Amyloid-associated depression - A prodromal depression of Alzheimer disease?

Department of Psychiatry, Tufts-New England Medical Center, Campus Box 1007, 750 Washington St, Boston, MA 02111, USA.
Archives of general psychiatry (Impact Factor: 14.48). 05/2008; 65(5):542-50. DOI: 10.1001/archpsyc.65.5.542
Source: PubMed


A high ratio of plasma amyloid-beta peptide 40 (Abeta(40)) to Abeta(42), determined by both high Abeta(40) and low Abeta(42) levels, increases the risk of Alzheimer disease. In a previous study, we reported that depression is also associated with low plasma Abeta(42) levels in the elderly population.
To characterize plasma Abeta(40):Abeta(42) ratio and cognitive function in elderly individuals with and without depression.
Cross-sectional study.
Homecare agencies.
A total of 995 homebound elderly individuals of whom 348 were defined as depressed by a Center for Epidemiological Studies Depression score of 16 or greater.
Cognitive domains of memory, language, executive, and visuospatial functions according to levels of plasma Abeta(40) and Abeta(42) peptides.
Subjects with depression had lower plasma Abeta(42) levels (median, 14.1 vs 19.2 pg/mL; P = .006) and a higher plasma Abeta(40):Abeta(42) ratio (median, 8.9 vs 6.4; P < .001) than did those without depression in the absence of cardiovascular disease and antidepressant use. The interaction between depression and plasma Abeta(40):Abeta(42) ratio was associated with lower memory score (beta = -1.9, SE = 0.7, P = .006) after adjusting for potentially confounders. Relative to those without depression, "amyloid-associated depression," defined by presence of depression and a high plasma Abeta(40):Abeta(42) ratio, was associated with greater impairment in memory, visuospatial ability, and executive function; in contrast, nonamyloid depression was not associated with memory impairment but with other cognitive disabilities.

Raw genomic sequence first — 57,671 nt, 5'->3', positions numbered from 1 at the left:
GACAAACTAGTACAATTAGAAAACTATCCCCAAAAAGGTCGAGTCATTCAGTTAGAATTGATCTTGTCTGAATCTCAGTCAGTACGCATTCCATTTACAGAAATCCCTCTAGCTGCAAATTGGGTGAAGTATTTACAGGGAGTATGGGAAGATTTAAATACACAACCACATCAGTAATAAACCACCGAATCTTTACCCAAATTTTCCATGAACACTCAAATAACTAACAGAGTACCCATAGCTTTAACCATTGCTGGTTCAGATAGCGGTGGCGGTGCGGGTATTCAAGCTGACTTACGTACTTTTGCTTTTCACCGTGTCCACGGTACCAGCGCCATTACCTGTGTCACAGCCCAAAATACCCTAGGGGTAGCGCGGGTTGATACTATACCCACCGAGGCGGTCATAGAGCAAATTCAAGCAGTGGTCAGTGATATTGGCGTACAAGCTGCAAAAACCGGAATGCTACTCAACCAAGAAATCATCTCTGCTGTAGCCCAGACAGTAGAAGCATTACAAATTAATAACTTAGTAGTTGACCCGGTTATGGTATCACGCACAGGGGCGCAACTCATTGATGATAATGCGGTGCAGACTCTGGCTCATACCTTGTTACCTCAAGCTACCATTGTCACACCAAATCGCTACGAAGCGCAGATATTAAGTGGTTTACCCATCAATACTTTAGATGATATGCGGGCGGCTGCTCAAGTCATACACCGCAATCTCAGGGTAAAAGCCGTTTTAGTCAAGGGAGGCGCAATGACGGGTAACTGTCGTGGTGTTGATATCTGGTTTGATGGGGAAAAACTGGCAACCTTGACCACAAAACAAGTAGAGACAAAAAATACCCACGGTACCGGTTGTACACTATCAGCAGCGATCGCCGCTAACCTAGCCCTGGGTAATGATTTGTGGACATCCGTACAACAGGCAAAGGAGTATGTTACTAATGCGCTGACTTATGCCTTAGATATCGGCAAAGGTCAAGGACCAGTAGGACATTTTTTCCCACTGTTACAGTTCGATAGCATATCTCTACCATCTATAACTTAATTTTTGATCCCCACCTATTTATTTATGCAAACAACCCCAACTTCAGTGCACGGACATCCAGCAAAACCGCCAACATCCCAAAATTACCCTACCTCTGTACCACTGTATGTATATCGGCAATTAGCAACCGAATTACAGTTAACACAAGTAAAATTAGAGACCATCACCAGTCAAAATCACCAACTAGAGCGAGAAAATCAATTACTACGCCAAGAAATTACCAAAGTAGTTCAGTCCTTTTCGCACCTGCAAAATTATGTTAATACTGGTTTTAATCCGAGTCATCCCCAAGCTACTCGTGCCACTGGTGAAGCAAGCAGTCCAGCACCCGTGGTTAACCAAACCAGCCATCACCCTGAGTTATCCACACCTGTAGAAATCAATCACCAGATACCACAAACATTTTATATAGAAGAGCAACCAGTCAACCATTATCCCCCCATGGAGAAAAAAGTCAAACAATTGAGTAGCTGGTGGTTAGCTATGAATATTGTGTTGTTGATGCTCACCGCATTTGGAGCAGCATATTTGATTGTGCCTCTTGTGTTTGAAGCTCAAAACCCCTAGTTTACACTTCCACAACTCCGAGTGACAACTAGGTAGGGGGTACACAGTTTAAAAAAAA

Amyloid-associated depression may define a subtype of depression representing a prodromal manifestation of Alzheimer disease.